The second night we tackled the big boy, Shinlin night market (士林夜市). This is the most popular one in Taipei, but also the most crowded and overpriced. I would still recommend it because I definitely enjoyed it, but expect it to be ultra crowded. The one piece of advice I would give, is to try and find the downstairs area first. Check that out and even have a quick meal there before going along the main street. We were a little late to the party, and by the time we got to where the “real” food was being served, we were already ultra full. But we still managed to enjoy one of the most popular dishes in Taipei, minced pork rice.
Everything, in general, is pretty cheap here in Taipei. We stayed in the Zhongshan District, which was luckily in the “middle” of everything we wanted to do, and walking distance to the giant tech mall in Taipei (光華數位新天地, 光華商場)
- Bus to any nearby night market:
- Between 15-30 NT ($0.65 / $1.30 CAD)
- Uber to places within 5km
- ~200 NT ($8.69 CAD)
- Uber to Jiufen
- 950 NT one day ($41.20 CAD)
- Night Market Foods
- 20-40 NT ($0.87 – $1.74) for cheap stuff: fishballs / buns
- 100-200 NT ($4.34 – $8.68) for anything steak or seafood items
- ~50 NT ($2.17 CAD) for any street food you can find: rice bowls, beef noodles
- Spa / Foot Massage
- ~900 NT ($39.02 CAD) for an hour of foot massage + shoulder massage.
I exchanged about 40,000 Yen (11,000 NT, 480 CAD) for my entire trip, and I have about 3000 NT left over ($130.37). I used cash for everything except for the AirBnb and uber rides. So all public transit rides, all meals, 711 visits and foot massages were all cash. For 1 person, I would say that is a good amount of spending cash.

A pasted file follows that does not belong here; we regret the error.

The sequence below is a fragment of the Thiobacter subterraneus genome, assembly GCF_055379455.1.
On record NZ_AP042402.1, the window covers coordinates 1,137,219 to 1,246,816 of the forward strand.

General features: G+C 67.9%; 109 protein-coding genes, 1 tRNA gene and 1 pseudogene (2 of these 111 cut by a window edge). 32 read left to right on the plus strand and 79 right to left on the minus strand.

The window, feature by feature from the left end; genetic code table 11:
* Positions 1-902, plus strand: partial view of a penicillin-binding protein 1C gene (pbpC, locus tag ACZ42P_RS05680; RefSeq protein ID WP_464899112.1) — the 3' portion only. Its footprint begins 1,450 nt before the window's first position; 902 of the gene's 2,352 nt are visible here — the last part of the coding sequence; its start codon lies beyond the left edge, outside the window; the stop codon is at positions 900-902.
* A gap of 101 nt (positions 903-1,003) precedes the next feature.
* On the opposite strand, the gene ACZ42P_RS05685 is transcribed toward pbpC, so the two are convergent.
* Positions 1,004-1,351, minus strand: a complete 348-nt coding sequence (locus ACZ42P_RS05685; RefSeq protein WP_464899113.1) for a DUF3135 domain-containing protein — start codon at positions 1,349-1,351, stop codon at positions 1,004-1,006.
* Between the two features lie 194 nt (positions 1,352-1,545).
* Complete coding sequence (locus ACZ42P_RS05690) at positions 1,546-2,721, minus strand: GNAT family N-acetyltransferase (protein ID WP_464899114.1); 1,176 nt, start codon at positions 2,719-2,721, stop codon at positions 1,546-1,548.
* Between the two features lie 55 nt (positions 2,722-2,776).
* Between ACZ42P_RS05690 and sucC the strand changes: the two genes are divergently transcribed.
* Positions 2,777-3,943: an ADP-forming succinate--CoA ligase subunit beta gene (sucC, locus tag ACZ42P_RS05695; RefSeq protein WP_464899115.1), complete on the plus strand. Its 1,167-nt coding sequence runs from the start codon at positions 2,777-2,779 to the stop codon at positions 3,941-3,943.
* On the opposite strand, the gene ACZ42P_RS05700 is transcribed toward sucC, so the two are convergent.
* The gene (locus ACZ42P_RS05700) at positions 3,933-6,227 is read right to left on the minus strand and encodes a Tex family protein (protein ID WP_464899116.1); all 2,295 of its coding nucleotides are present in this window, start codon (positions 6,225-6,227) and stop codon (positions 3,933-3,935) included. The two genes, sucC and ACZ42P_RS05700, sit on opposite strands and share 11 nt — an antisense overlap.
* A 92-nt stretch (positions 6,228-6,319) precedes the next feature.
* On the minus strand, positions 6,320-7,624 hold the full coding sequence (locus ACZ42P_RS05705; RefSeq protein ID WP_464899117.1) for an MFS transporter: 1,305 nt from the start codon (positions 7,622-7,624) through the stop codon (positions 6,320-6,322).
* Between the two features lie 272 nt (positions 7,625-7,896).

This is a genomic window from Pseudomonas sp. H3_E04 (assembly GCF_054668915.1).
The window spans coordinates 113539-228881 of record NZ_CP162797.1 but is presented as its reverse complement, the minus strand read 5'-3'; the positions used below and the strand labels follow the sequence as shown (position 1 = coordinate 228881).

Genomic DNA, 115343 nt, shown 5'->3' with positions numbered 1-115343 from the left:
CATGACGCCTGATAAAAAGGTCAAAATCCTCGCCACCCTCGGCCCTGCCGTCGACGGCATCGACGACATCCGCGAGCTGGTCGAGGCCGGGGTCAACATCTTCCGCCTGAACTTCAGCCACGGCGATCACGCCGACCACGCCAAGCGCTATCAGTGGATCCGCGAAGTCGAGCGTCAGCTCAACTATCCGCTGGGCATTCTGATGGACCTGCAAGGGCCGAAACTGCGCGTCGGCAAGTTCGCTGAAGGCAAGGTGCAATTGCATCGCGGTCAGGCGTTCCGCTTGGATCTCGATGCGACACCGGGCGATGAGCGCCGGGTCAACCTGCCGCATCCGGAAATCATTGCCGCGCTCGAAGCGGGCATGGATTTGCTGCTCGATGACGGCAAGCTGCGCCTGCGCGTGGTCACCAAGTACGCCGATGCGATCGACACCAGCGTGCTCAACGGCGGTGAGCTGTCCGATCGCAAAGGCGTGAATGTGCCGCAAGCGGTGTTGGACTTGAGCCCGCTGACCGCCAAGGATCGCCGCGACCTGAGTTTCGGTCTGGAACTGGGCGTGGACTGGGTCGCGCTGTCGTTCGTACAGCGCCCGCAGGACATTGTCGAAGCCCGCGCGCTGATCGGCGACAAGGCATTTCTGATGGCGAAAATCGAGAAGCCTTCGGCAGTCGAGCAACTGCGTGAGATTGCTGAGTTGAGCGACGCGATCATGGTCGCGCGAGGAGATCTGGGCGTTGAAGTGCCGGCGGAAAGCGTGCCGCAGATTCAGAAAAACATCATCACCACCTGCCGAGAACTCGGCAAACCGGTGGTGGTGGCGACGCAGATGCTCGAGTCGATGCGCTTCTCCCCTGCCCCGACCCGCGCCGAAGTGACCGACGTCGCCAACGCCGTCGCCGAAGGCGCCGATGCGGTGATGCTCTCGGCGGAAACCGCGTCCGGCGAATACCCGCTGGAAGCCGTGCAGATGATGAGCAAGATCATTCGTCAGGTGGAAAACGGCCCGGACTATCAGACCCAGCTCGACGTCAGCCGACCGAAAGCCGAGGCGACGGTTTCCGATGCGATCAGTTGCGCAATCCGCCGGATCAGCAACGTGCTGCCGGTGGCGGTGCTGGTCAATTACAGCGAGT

In total with flight / hotel, everything said and done (depending on where you are flying from/) I think $1200 CAD would be a very generous budget.
Journey to Jiufen
If you’ve never heard of Jiufen, you’ve probably still heard of the popular movie: Spirited Away. The town from that movie is inspired from the beautiful town of Jiufen, Taiwan. We originally did not want to go there because we were feeling fat and gross after 4 days of eating. Plus the bus / train ride was about 2 hours. However, I came up with a genius plan, and that was to take an Uber. It’s not cheap at 950 NT ($41.27 CAD) each way, but split across 3 people we sort of didn’t care. Plus it cut our commute time to 45 minutes, door to door.
This town has a lot of Taiwanese charm to it. Ray and I are very happy that Lisa “forced” us to go before we both fell asleep at 3am in the morning, This town used to be a gold mining town, so there are museums and a bunch of other cool references to this throughout the town. We didn’t actually do any of those tourist things, other than go to the old street of Jiufen and just walk around. It was 30 degrees C and fairly humid, so walking around in such a crowded and narrow place was difficult. Just how crowded and narrow was it you ask? Let me answer with a visual. (Some parts are better than others)
One of the funniest things I found in this authentic town was “Condom World”. I guess everyone needs protection.
The entire old street is just selling you food food food, But we were still feeling gross from the previous 4 days of eating. So we didn’t really eat any of the night market foods: fish balls, buns, etc. But we still had to get lunch, so picked a funky little beef noodle shop, and got the most popular item on the menu.
So that’s a wrap on Taipei. It was fun, we had a lot of food, and I’m pretty sure I gained like 50 pounds. If you’re nearby, I definitely recommend checking it out. Flights aren’t expensive and as you can tell from reading everything above, I didn’t spend too much money either. Thanks for reading!